Hybrids are ubiquitous: they “luxuriate in the English word-garden”, as Simeon Potter put it. A familiar example is television, which (via French) yokes Greek tele– “far” to Latin visio “seeing”. Neuroscience joins Greek neuro– “nerve” to science, from Latin scientia “knowledge”. Other hybrids include automobile, hypercorrectionlovable, merriment, monolingual, sociology, and talkative.

Frankenstein’s monster reads a hybrid word and collapses in a daze; Dr F. flees in fright and disgust.

Purists used to complain about hybrids as if it were somehow unsavoury to fuse morphemes from different languages. Maybe this attitude owed something to a fastidious temperament and a bias for classical learning. Jan Freeman, writing about these Frankenwords, said that “usage gurus who could flaunt their Greek and Latin did, and those who couldn’t copied them.”

Eric Partridge, in Usage and Abusage, said neologisms should avoid “unseemly misalliance” and pay heed to “etymological decency”. Ralcy Husted Bell called jeopardize “a monster”, which seems a bit harsh. These phrases give the impression that hybrids are malformed abominations, hideous chimeras to be shunned and disowned.

In their influential King’s English, the Fowler brothers object to amoral on the grounds that a– is Greek, moral is Latin, and it is “desirable that in making new words the two languages should not be mixed”. H. W. Fowler later compiled the following “ill-favoured list, of which all readers will condemn some, & some all”:

amoral, amusive, backwardation, bi-daily, bureaucracy, cablegram, climactic, coastal, colouration, dandiacal, floatation, funniment, gullible, impedance, pacifist, racial, sendee, speedometer

Several are so commonplace that it’s hard to imagine them bothering anyone; others never caught on. Often it seems to be the newness wherein lies the main trouble: rarely is there a problem with well-established hybrids. On this point, Robert Burchfield found that “the arguments apply only to words formed in the 19C. and 20C.”

Fowler believed that word-making,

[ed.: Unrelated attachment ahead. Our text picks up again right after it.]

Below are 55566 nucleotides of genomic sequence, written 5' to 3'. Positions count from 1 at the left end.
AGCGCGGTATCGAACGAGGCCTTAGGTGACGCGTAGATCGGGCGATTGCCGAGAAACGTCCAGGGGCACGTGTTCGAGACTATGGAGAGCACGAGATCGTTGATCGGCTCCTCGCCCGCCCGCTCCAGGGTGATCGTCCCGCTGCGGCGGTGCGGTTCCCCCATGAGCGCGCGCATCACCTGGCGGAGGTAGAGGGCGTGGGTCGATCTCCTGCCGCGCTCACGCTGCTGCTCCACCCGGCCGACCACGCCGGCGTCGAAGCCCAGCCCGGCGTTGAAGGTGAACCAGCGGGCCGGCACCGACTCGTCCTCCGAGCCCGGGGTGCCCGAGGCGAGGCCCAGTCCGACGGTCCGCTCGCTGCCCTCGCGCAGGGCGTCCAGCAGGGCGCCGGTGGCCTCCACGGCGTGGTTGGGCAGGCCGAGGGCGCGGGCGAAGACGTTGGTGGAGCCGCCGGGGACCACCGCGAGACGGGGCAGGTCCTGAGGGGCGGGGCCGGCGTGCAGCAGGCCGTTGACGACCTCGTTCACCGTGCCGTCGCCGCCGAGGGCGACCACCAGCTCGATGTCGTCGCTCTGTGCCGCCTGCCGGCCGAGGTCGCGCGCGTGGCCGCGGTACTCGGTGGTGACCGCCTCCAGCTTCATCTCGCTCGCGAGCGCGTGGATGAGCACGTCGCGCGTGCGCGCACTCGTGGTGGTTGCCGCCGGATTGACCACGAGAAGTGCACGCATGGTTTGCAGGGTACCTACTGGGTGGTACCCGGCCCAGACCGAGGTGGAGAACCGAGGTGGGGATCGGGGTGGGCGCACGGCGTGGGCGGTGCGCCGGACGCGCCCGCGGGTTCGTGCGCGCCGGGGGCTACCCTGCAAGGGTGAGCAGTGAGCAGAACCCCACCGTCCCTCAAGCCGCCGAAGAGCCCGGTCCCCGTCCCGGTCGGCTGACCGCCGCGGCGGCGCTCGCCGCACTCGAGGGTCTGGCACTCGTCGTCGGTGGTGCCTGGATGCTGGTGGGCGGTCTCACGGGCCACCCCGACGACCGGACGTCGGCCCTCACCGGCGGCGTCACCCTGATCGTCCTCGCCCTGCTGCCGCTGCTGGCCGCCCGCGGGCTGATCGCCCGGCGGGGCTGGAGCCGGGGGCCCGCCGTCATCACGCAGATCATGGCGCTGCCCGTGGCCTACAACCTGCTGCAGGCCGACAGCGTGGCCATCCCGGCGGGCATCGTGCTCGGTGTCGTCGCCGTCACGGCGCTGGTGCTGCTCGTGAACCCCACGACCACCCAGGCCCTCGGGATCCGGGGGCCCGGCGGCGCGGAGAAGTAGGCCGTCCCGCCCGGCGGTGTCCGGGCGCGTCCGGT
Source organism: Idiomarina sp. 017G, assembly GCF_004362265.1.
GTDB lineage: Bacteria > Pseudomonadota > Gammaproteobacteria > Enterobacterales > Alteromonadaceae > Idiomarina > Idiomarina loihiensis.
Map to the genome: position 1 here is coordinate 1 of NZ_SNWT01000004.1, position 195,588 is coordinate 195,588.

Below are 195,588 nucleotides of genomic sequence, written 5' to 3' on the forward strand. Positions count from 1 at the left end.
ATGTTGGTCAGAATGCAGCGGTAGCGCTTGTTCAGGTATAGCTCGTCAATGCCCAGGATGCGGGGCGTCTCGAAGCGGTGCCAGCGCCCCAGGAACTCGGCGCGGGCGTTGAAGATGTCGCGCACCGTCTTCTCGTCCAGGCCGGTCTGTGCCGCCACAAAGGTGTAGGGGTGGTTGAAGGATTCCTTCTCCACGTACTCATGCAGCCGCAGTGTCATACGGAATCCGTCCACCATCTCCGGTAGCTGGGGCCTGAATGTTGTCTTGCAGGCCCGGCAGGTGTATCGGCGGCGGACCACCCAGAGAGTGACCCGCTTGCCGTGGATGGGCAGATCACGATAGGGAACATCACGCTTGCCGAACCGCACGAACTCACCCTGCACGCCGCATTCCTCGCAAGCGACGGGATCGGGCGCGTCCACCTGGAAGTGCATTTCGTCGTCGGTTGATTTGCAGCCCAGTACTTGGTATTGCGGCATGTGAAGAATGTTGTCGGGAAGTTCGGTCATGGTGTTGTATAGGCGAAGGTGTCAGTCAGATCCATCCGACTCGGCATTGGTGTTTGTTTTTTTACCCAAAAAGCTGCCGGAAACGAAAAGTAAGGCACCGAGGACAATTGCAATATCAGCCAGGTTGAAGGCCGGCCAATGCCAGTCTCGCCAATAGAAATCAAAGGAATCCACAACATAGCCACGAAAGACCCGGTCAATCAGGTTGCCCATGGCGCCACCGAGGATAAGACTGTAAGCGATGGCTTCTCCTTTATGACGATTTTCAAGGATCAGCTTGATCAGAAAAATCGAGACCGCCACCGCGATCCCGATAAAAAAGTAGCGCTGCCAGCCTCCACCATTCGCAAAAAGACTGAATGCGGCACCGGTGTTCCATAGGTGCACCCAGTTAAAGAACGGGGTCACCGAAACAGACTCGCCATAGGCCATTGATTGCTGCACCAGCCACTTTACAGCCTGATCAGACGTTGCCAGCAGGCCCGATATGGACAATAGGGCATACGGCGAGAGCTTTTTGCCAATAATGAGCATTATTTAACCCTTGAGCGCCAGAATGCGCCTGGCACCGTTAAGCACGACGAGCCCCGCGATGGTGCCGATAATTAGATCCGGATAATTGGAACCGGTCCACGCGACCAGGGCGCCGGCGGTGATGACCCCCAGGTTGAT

like other manufactures, should be done by those who know how to do it; others should neither attempt it for themselves, nor assist the deplorable activities of amateurs by giving currency to fresh coinages before there has been time to test them.

But even if we were to deny ourselves the natural, playful urge to neologise, who would do the testing to which Fowler refers? An elite cadre of grammarians and grammaticasters, or the general population whose language it equally is? Again I find myself siding with Burchfield, in his New Fowler’s Modern English Usage:

Homogeneity of language origin comes low in [language users’] ranking of priorities; euphony, analogy, a sense of appropriateness, an instinctive belief that a word will settle in if there is a need for it and will disappear if there is not — these are the factors that operate when hybrids (like any other new words) are brought into the language.

This to me is a more sane and tolerant stance, free of purist dogma and control-freakery. Rejecting hybrids in English just because their parts’ ancient origins don’t match is pointless peevery. Bryan Garner, in his Dictionary of Modern American Usage, writes that nowadays “only a few Classics professors” object to them. Let us be thankful for that.

My only regret is that hybrid is not a hybrid and so does not describe itself the way portmanteau does. But it’s probably too late to do anything about that.

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Updates: Ben Zimmer has drawn my attention to a T-shirt with the text: “Polyamory is wrong! It is either multiamory or polyphilia but mixing Greek and Latin roots? Wrong!”

Ben quotes a similar joke from Tom Stoppard’s play The Invention of Love: “Homosexuality? What barbarity! It’s half Greek and half Latin!”

This post also appears on the Visual Thesaurus.
[Frankenstein image from Wikimedia Commons]